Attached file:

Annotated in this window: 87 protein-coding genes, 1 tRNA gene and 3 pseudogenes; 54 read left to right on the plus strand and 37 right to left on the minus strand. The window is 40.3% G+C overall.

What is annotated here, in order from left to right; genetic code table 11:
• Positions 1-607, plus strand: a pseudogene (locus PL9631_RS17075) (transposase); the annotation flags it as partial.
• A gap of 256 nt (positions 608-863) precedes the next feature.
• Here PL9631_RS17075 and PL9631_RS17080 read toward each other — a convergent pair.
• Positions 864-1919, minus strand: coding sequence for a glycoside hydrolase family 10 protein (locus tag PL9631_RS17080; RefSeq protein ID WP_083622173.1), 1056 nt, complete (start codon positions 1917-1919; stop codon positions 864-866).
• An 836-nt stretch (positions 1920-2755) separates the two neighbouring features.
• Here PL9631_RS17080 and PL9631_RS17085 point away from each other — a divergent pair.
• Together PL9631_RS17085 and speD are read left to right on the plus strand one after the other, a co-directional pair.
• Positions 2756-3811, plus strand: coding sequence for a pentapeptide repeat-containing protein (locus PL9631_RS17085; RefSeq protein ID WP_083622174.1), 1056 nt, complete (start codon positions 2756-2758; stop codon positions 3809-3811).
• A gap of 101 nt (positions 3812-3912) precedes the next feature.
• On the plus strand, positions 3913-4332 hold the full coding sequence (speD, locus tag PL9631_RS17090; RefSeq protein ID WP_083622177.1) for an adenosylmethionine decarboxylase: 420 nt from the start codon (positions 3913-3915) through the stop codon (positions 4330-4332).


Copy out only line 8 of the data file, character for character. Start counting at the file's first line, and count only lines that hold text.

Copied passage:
• Here PL9631_RS17080 and PL9631_RS17085 point away from each other — a divergent pair.